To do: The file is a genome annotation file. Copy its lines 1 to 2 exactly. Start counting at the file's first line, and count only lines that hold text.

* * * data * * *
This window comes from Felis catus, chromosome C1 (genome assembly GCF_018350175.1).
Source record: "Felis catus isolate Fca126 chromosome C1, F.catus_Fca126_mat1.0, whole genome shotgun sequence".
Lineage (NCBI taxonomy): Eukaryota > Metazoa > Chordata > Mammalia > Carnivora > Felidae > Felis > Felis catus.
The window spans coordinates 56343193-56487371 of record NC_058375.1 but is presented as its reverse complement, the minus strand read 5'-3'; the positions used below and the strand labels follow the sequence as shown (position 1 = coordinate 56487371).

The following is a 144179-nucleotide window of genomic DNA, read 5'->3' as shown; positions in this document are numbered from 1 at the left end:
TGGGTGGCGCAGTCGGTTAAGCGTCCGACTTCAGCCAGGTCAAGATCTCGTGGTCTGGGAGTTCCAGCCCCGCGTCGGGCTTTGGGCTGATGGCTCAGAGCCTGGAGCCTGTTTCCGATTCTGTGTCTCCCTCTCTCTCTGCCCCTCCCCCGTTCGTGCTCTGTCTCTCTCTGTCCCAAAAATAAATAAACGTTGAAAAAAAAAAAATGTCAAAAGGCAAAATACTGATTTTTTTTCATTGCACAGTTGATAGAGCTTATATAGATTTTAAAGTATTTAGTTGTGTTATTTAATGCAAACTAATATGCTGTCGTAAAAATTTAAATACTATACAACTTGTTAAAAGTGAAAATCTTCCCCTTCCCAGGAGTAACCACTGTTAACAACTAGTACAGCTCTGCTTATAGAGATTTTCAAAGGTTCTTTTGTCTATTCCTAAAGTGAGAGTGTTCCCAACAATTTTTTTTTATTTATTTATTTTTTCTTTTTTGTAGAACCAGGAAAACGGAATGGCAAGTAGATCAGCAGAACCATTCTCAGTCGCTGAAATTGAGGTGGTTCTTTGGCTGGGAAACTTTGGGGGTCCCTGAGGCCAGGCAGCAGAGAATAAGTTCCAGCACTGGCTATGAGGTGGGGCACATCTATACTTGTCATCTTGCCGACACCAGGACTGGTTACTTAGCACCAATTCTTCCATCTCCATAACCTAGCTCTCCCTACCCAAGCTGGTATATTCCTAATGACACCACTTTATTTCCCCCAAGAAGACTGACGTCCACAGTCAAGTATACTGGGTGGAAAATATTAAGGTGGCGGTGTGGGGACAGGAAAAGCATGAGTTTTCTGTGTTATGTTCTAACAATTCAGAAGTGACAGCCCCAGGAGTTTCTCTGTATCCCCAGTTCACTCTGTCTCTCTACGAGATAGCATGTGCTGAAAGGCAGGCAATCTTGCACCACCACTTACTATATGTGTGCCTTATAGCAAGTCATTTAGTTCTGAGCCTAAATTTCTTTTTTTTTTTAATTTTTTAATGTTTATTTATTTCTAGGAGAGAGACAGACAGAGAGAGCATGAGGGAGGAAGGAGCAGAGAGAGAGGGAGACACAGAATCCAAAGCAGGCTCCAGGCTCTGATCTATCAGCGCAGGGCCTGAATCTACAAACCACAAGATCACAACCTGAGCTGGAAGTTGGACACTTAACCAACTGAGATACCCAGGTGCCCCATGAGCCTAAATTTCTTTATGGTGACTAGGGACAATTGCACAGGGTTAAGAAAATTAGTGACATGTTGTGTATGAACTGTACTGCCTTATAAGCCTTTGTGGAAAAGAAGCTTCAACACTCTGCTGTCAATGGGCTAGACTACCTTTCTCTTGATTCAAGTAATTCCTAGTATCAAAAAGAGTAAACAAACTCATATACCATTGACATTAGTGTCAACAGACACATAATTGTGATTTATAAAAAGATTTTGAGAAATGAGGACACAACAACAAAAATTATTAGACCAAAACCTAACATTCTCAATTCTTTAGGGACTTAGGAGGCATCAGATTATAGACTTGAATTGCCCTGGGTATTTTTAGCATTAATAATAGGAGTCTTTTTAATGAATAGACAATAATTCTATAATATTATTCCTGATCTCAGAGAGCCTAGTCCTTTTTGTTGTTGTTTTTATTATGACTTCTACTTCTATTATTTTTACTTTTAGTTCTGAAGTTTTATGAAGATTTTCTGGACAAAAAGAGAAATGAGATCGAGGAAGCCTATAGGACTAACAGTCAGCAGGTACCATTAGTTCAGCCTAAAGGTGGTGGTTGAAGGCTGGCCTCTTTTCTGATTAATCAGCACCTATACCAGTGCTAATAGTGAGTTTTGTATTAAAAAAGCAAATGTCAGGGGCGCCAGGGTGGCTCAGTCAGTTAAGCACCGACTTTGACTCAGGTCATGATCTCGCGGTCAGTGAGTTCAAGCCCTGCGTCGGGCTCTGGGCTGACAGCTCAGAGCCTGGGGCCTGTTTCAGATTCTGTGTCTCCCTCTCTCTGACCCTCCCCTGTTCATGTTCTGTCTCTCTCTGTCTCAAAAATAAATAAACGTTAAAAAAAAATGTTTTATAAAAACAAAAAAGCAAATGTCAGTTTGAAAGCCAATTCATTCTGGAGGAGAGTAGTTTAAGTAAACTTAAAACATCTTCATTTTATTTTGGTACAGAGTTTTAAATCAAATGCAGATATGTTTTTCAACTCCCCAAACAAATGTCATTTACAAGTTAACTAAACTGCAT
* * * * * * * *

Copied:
This window comes from Felis catus, chromosome C1 (genome assembly GCF_018350175.1).
Source record: "Felis catus isolate Fca126 chromosome C1, F.catus_Fca126_mat1.0, whole genome shotgun sequence".